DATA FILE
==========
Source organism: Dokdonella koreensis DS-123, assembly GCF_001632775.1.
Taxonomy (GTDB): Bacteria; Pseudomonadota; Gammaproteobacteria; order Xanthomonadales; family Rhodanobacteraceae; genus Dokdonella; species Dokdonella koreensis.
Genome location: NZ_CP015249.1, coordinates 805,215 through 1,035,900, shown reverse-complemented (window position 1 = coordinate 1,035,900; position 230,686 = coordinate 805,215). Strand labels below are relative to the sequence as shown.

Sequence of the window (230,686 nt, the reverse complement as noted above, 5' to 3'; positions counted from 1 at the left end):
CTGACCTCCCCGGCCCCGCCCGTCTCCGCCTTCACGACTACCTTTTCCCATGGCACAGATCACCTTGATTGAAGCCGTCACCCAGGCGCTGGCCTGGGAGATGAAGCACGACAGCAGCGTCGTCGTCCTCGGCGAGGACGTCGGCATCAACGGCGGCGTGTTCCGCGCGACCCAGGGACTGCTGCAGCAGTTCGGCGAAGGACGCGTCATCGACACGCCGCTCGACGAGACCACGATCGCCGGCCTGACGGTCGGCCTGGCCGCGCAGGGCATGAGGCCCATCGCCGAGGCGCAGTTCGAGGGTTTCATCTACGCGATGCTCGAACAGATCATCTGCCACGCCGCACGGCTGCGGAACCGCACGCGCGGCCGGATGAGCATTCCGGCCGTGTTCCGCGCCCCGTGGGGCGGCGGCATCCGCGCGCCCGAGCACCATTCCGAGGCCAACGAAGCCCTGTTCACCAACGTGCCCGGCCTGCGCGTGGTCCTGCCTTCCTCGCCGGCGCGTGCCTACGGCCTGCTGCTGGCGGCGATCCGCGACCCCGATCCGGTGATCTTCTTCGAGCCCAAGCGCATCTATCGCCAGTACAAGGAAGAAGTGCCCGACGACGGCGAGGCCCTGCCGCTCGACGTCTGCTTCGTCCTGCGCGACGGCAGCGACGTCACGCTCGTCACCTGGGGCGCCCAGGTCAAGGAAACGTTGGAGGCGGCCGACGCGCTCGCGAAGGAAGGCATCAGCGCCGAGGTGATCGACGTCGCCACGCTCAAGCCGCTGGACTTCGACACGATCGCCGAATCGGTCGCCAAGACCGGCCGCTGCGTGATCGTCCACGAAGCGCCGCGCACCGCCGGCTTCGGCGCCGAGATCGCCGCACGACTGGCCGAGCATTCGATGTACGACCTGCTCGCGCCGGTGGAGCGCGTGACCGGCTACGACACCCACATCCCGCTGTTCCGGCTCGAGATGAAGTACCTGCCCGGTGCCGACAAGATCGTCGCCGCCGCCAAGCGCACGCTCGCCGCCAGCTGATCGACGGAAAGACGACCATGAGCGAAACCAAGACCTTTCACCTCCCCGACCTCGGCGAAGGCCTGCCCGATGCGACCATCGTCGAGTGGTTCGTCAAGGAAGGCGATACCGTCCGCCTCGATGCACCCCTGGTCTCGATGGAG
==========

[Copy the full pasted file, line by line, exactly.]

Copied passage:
Source organism: Dokdonella koreensis DS-123, assembly GCF_001632775.1.
Taxonomy (GTDB): Bacteria; Pseudomonadota; Gammaproteobacteria; order Xanthomonadales; family Rhodanobacteraceae; genus Dokdonella; species Dokdonella koreensis.
Genome location: NZ_CP015249.1, coordinates 805,215 through 1,035,900, shown reverse-complemented (window position 1 = coordinate 1,035,900; position 230,686 = coordinate 805,215). Strand labels below are relative to the sequence as shown.

Sequence of the window (230,686 nt, the reverse complement as noted above, 5' to 3'; positions counted from 1 at the left end):
CTGACCTCCCCGGCCCCGCCCGTCTCCGCCTTCACGACTACCTTTTCCCATGGCACAGATCACCTTGATTGAAGCCGTCACCCAGGCGCTGGCCTGGGAGATGAAGCACGACAGCAGCGTCGTCGTCCTCGGCGAGGACGTCGGCATCAACGGCGGCGTGTTCCGCGCGACCCAGGGACTGCTGCAGCAGTTCGGCGAAGGACGCGTCATCGACACGCCGCTCGACGAGACCACGATCGCCGGCCTGACGGTCGGCCTGGCCGCGCAGGGCATGAGGCCCATCGCCGAGGCGCAGTTCGAGGGTTTCATCTACGCGATGCTCGAACAGATCATCTGCCACGCCGCACGGCTGCGGAACCGCACGCGCGGCCGGATGAGCATTCCGGCCGTGTTCCGCGCCCCGTGGGGCGGCGGCATCCGCGCGCCCGAGCACCATTCCGAGGCCAACGAAGCCCTGTTCACCAACGTGCCCGGCCTGCGCGTGGTCCTGCCTTCCTCGCCGGCGCGTGCCTACGGCCTGCTGCTGGCGGCGATCCGCGACCCCGATCCGGTGATCTTCTTCGAGCCCAAGCGCATCTATCGCCAGTACAAGGAAGAAGTGCCCGACGACGGCGAGGCCCTGCCGCTCGACGTCTGCTTCGTCCTGCGCGACGGCAGCGACGTCACGCTCGTCACCTGGGGCGCCCAGGTCAAGGAAACGTTGGAGGCGGCCGACGCGCTCGCGAAGGAAGGCATCAGCGCCGAGGTGATCGACGTCGCCACGCTCAAGCCGCTGGACTTCGACACGATCGCCGAATCGGTCGCCAAGACCGGCCGCTGCGTGATCGTCCACGAAGCGCCGCGCACCGCCGGCTTCGGCGCCGAGATCGCCGCACGACTGGCCGAGCATTCGATGTACGACCTGCTCGCGCCGGTGGAGCGCGTGACCGGCTACGACACCCACATCCCGCTGTTCCGGCTCGAGATGAAGTACCTGCCCGGTGCCGACAAGATCGTCGCCGCCGCCAAGCGCACGCTCGCCGCCAGCTGATCGACGGAAAGACGACCATGAGCGAAACCAAGACCTTTCACCTCCCCGACCTCGGCGAAGGCCTGCCCGATGCGACCATCGTCGAGTGGTTCGTCAAGGAAGGCGATACCGTCCGCCTCGATGCACCCCTGGTCTCGATGGAG